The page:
Just en­joy­ing the view

VANTAGE - - Cover Story | Db11 & Vanquish S - WORDS PETER TOMALIN

TAKE 15 MILES OF MOOR­LAND ROAD, add overnight dew, a pinch of road salt and a lot of grime, then chill to just above freez­ing point. Roughen the sur­face slightly and gar­nish with gravel. Now add two 600bhp As­ton Martins…

Ed­i­tor Meaden, be­ing by some mar­gin the quicker of the two of us, is lead­ing the way in the Vanquish S. I’m just about keep­ing up in the DB11 – thanks in no small part to its all-sea­son tyres, but also to its pli­ant ride, which keeps those con­tact patches pressed to the tar­mac.

It’s re­mark­able how much of their prodi­gious horse­power both cars are able to trans­late into for­ward mo­tion. In con­di­tions like th­ese, it’s a mir­a­cle they’re find­ing very much grip at all. Of course, if you’ve a mind to, you can make the sur­face work to your ad­van­tage. Ahead, Meaden is now slid­ing the S’s tail, into, through, and out of the cor­ners. Some­times on the straights.

It’s slightly galling to discover that he can go pretty much as fast side­ways as I can in a straight line, but it’s never less than a treat to watch a skilled driver make a pow­er­ful sports car dance. Given an air­field run­way or a cir­cuit with acres of run-off, I might even at­tempt some­thing sim­i­lar my­self. But not here. I sim­ply don’t have the skill, or the chutz­pah (it’s Yid­dish for balls). What you’re read­ing here, then, is the view of our two As­tons from the per­spec­tive of a driver­with­out­su­per­nat­u­ral abil­i­ties.

As­ton Martin had kindly of­fered to de­liver the cars to our homes so that we could beat a path straight to those won­der­ful moor­land roads. Tan­ta­lis­ingly, nei­ther Dickie nor I knew which one we’d get. So it’s the first mea­sure of how closely matched they are, in de­sir­abil­ity as well as hard num­bers, that I was equally en­thralled by the prospect of ei­ther car. And as the DB11 rolled up out­side, it looked completely won­der­ful. Un­mis­tak­ably an As­ton, but dif­fer­ent, and im­pos­ing too – though some of that might be down to its width. On the lo­cal lanes, it felt an­other size up from the DB9,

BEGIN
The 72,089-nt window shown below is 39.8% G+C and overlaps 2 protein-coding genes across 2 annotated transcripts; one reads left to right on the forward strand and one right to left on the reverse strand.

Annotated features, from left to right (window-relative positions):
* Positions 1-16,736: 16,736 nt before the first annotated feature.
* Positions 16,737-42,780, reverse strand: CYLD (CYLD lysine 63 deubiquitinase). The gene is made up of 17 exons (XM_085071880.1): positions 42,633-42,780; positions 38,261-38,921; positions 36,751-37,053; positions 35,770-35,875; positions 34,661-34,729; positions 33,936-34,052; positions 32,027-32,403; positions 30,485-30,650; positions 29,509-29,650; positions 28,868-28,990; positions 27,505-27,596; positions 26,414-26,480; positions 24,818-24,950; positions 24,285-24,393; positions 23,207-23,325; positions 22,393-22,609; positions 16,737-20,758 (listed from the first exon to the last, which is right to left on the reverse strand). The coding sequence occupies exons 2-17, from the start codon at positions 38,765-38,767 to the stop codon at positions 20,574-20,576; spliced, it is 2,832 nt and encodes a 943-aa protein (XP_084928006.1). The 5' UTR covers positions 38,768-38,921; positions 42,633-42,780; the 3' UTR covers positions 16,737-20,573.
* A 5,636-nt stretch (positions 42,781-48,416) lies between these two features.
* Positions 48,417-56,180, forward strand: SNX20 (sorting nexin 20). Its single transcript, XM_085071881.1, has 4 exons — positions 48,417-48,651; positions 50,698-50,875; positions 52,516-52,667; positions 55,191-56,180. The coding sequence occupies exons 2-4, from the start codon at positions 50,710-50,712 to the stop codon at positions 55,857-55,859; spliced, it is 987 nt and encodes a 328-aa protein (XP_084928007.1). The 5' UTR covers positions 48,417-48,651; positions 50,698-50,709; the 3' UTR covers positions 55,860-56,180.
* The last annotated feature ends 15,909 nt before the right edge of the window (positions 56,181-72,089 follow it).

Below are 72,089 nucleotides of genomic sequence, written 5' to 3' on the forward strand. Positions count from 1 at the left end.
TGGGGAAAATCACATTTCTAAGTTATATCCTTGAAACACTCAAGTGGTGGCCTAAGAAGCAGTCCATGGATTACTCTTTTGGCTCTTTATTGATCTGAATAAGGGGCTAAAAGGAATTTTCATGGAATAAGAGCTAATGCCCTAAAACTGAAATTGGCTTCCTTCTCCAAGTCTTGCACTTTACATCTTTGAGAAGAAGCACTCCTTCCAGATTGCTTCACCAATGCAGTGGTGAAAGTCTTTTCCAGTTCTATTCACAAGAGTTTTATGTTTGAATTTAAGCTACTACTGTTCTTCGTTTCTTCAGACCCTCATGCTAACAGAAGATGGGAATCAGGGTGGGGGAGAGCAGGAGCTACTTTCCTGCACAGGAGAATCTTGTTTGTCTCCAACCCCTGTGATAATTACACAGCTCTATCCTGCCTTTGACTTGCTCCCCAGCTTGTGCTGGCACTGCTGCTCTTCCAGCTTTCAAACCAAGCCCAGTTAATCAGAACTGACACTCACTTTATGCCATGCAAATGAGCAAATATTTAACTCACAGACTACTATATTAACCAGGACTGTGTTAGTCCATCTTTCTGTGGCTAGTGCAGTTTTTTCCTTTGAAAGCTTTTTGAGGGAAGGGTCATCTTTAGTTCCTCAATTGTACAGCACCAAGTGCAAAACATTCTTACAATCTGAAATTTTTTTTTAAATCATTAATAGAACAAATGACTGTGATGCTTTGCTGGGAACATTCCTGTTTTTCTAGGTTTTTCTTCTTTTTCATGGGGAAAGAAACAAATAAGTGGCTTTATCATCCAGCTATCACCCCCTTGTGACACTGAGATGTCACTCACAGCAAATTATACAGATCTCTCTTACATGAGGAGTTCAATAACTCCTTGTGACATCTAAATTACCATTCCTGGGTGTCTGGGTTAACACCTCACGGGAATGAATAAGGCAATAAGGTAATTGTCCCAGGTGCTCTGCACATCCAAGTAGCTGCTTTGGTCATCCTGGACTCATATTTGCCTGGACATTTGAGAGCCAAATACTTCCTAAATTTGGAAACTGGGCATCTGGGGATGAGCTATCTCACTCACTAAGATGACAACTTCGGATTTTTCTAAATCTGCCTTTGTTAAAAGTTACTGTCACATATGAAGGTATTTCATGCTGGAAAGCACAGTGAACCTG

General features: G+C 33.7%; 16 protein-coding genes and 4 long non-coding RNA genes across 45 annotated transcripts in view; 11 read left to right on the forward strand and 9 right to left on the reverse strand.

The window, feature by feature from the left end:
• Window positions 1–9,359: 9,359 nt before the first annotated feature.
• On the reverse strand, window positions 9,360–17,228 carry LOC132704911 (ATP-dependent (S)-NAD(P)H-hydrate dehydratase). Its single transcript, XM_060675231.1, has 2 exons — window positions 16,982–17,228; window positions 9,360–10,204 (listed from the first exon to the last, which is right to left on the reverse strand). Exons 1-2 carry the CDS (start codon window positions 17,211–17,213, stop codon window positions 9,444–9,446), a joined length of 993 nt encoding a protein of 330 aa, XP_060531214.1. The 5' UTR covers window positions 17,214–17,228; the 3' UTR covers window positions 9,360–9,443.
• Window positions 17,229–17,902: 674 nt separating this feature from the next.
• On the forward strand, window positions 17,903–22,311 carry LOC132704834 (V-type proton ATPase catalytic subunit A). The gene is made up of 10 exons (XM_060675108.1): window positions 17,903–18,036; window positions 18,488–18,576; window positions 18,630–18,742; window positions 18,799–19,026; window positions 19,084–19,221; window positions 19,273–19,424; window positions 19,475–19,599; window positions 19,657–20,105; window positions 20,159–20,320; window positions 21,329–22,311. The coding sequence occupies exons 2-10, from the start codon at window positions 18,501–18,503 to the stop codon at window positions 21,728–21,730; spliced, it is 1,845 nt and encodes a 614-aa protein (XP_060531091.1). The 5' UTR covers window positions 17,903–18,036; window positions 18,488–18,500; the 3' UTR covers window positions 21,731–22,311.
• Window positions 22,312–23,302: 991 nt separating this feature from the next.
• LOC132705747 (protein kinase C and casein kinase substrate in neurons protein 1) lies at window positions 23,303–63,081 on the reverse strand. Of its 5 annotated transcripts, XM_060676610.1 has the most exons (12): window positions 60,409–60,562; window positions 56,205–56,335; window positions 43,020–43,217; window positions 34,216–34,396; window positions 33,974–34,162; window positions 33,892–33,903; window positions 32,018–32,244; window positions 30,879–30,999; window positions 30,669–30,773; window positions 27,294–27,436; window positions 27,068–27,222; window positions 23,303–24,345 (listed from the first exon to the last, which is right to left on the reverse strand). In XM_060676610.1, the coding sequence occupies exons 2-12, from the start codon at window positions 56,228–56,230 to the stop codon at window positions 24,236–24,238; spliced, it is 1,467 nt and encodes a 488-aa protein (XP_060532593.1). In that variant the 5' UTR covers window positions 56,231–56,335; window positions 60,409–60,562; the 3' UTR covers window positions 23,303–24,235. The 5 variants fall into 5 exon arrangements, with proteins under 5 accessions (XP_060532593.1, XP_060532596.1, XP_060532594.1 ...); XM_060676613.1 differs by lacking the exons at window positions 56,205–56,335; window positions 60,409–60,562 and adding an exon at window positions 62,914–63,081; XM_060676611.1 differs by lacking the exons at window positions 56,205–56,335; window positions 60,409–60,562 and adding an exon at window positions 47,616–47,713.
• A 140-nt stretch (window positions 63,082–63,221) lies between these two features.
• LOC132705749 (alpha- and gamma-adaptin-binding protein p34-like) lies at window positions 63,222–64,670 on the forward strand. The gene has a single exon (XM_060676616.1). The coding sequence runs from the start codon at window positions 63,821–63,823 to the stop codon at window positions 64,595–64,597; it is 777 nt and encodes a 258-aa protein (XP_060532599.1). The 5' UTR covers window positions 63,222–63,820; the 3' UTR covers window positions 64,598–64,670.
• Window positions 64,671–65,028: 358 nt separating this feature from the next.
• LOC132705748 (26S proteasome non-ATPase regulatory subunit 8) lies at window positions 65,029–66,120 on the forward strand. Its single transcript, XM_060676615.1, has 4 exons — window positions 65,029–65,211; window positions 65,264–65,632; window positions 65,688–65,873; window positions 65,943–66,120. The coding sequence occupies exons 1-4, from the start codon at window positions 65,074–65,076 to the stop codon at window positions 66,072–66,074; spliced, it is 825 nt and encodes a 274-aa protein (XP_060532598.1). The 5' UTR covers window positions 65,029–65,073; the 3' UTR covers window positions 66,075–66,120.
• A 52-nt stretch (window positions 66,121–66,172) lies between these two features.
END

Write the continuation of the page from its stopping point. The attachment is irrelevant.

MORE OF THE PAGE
tem­per­ing my speed in those early miles. It’s also im­me­di­ately ap­par­ent how much stiffer the bodyshell is and how much bet­ter the struc­ture and sus­pen­sion are at soak­ing up both small sur­face im­per­fec­tions and se­ri­ous jolts.

On the long haul up the A1, the DB11 plays the grand tourer to per­fec­tion, ex­actly as billed, the en­gine barely tick­ing over at 1750rpm at 80mph, the oc­ca­sional squirt of throt­tle when the traf­fic clears pro­duc­ing an ab­so­lute gale of tur­boen­hanced urge. Be in no doubt, this thingflies. It hasn’t lost its throaty V12 tim­bre ei­ther, at least not un­der load and with Sport en­gaged.

I find my­self select­ing Sport for the damp­ing, too – just to give a lit­tle more feel for the road sur­face. It’s the only chink in the DB11’S ar­mour – the elec­tric steer­ing is just a lit­tle vague at the straight-ahead. Ac­tu­ally ap­ply some lock and it feels alert for a GT, dart­ing to your bid­ding.

Head­ing across coun­try to our ren­dezvous, I’m fur­ther be­guiled by the depth of the DB11’S abil­i­ties and the qual­ity of its chas­sis, not to men­tion the hay­maker hit of the twin-turbo en­gine. The com­bi­na­tion makes it crush­ingly quick on chal­leng­ing roads like th­ese. In Sport+ it makes a de­cent fist of be­ing a sports car, too, sinews tight­en­ing, re­ac­tion times short­en­ing. It seems to be the As­ton that does it all.

And then I climb into the Vanquish S and discover what I’ve been miss­ing. A cleaner con­nec­tion with the tar­mac, es­pe­cially through the steer­ing. A cleaner con­nec­tion with the en­gine, too. The DB11’S throt­tle re­sponse is su­perb for a tur­bocharged en­gine. But the Vanquish S’s is just that lit­tle bit crisper.

And the noise! Like a trum­pet player re­mov­ing the mute, the nat-asp V12 sounds glo­ri­ous. The top-end rush, the way the power just keeps grow­ing as the revs rise and rise is just in­tox­i­cat­ing, the air be­hind crack­ling. Ev­ery­thing is just that bit more in­tense, as if your senses are on height­ened alert.

The cock­pit has a more ana­logue, more hand­built am­bi­ence, but it’s also more in­ti­mate. The DB11 coun­ters with a more ‘de­signer’ feel, bet­ter qual­ity switchgear, and of course all the lat­est toys. It all func­tions beau­ti­fully. In­deed the whole car feels like the prod­uct of a ma­jor man­u­fac­turer – al­most, dare I say it, Ger­manic.

In fact both feel beau­ti­fully built, and both are hugely de­sir­able. The DB11 is the more rounded, more so­phis­ti­cated ma­chine. There’s so much to en­joy, on any road, in any con­di­tions. And the harder you push it, the more im­pres­sive it gets. In terms of all-round abil­ity, the DB11 is the best car that As­ton Martin has ever made. But the Vanquish S could just be the bestas­ton. It has an even stronger iden­tity, and an in­ten­sity, an ex­tra layer of con­nec­tion that makes you feel like a re­aldriver. Even if you’re not.

V

‘BOTH FEEL BEAU­TI­FULLY BUILT. BOTH ARE HUGELY DE­SIR­ABLE’

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